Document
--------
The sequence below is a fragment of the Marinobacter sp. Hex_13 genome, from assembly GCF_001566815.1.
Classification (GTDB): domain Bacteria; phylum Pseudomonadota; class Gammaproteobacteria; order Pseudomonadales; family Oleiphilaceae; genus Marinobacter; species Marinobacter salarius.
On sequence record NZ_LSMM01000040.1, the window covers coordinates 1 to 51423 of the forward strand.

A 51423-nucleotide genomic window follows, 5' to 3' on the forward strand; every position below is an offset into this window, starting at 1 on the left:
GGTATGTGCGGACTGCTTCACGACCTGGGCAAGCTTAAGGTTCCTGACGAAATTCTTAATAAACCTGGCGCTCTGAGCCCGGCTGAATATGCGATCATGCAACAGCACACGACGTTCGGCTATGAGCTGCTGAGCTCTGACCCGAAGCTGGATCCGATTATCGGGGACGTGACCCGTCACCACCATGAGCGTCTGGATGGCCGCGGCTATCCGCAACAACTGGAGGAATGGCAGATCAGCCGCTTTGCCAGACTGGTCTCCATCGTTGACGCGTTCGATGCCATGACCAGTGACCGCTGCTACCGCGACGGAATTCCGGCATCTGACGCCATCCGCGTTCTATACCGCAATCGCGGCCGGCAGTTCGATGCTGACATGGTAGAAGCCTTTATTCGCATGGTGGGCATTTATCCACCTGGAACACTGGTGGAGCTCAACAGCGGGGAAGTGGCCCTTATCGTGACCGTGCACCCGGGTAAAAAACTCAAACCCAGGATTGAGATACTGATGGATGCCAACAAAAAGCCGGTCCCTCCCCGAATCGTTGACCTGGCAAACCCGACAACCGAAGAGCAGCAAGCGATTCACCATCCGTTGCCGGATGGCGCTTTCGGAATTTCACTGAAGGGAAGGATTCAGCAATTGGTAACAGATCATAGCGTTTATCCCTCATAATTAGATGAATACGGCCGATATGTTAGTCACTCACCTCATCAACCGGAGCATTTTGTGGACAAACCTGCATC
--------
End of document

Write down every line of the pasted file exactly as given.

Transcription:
The sequence below is a fragment of the Marinobacter sp. Hex_13 genome, from assembly GCF_001566815.1.
Classification (GTDB): domain Bacteria; phylum Pseudomonadota; class Gammaproteobacteria; order Pseudomonadales; family Oleiphilaceae; genus Marinobacter; species Marinobacter salarius.
On sequence record NZ_LSMM01000040.1, the window covers coordinates 1 to 51423 of the forward strand.

A 51423-nucleotide genomic window follows, 5' to 3' on the forward strand; every position below is an offset into this window, starting at 1 on the left:
GGTATGTGCGGACTGCTTCACGACCTGGGCAAGCTTAAGGTTCCTGACGAAATTCTTAATAAACCTGGCGCTCTGAGCCCGGCTGAATATGCGATCATGCAACAGCACACGACGTTCGGCTATGAGCTGCTGAGCTCTGACCCGAAGCTGGATCCGATTATCGGGGACGTGACCCGTCACCACCATGAGCGTCTGGATGGCCGCGGCTATCCGCAACAACTGGAGGAATGGCAGATCAGCCGCTTTGCCAGACTGGTCTCCATCGTTGACGCGTTCGATGCCATGACCAGTGACCGCTGCTACCGCGACGGAATTCCGGCATCTGACGCCATCCGCGTTCTATACCGCAATCGCGGCCGGCAGTTCGATGCTGACATGGTAGAAGCCTTTATTCGCATGGTGGGCATTTATCCACCTGGAACACTGGTGGAGCTCAACAGCGGGGAAGTGGCCCTTATCGTGACCGTGCACCCGGGTAAAAAACTCAAACCCAGGATTGAGATACTGATGGATGCCAACAAAAAGCCGGTCCCTCCCCGAATCGTTGACCTGGCAAACCCGACAACCGAAGAGCAGCAAGCGATTCACCATCCGTTGCCGGATGGCGCTTTCGGAATTTCACTGAAGGGAAGGATTCAGCAATTGGTAACAGATCATAGCGTTTATCCCTCATAATTAGATGAATACGGCCGATATGTTAGTCACTCACCTCATCAACCGGAGCATTTTGTGGACAAACCTGCATC